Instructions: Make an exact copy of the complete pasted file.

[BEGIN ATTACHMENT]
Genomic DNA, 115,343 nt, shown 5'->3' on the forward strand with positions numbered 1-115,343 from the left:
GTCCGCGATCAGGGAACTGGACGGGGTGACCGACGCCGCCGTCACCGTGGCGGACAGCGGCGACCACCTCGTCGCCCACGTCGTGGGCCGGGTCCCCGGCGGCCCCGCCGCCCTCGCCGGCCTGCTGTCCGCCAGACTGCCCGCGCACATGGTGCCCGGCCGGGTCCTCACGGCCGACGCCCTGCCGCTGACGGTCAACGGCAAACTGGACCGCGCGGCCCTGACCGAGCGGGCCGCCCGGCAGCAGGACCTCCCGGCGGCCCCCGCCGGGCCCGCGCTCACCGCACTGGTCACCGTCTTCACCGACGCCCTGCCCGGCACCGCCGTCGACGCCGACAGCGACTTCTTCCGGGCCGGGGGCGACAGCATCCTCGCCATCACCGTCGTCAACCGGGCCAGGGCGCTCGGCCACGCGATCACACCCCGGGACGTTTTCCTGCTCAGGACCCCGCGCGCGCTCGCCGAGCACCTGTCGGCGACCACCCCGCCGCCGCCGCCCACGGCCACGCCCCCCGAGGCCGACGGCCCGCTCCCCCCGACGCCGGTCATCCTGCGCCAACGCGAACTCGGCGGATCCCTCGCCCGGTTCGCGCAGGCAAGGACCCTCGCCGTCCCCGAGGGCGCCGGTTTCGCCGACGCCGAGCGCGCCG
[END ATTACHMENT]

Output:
Genomic DNA, 115,343 nt, shown 5'->3' on the forward strand with positions numbered 1-115,343 from the left:
GTCCGCGATCAGGGAACTGGACGGGGTGACCGACGCCGCCGTCACCGTGGCGGACAGCGGCGACCACCTCGTCGCCCACGTCGTGGGCCGGGTCCCCGGCGGCCCCGCCGCCCTCGCCGGCCTGCTGTCCGCCAGACTGCCCGCGCACATGGTGCCCGGCCGGGTCCTCACGGCCGACGCCCTGCCGCTGACGGTCAACGGCAAACTGGACCGCGCGGCCCTGACCGAGCGGGCCGCCCGGCAGCAGGACCTCCCGGCGGCCCCCGCCGGGCCCGCGCTCACCGCACTGGTCACCGTCTTCACCGACGCCCTGCCCGGCACCGCCGTCGACGCCGACAGCGACTTCTTCCGGGCCGGGGGCGACAGCATCCTCGCCATCACCGTCGTCAACCGGGCCAGGGCGCTCGGCCACGCGATCACACCCCGGGACGTTTTCCTGCTCAGGACCCCGCGCGCGCTCGCCGAGCACCTGTCGGCGACCACCCCGCCGCCGCCGCCCACGGCCACGCCCCCCGAGGCCGACGGCCCGCTCCCCCCGACGCCGGTCATCCTGCGCCAACGCGAACTCGGCGGATCCCTCGCCCGGTTCGCGCAGGCAAGGACCCTCGCCGTCCCCGAGGGCGCCGGTTTCGCCGACGCCGAGCGCGCCG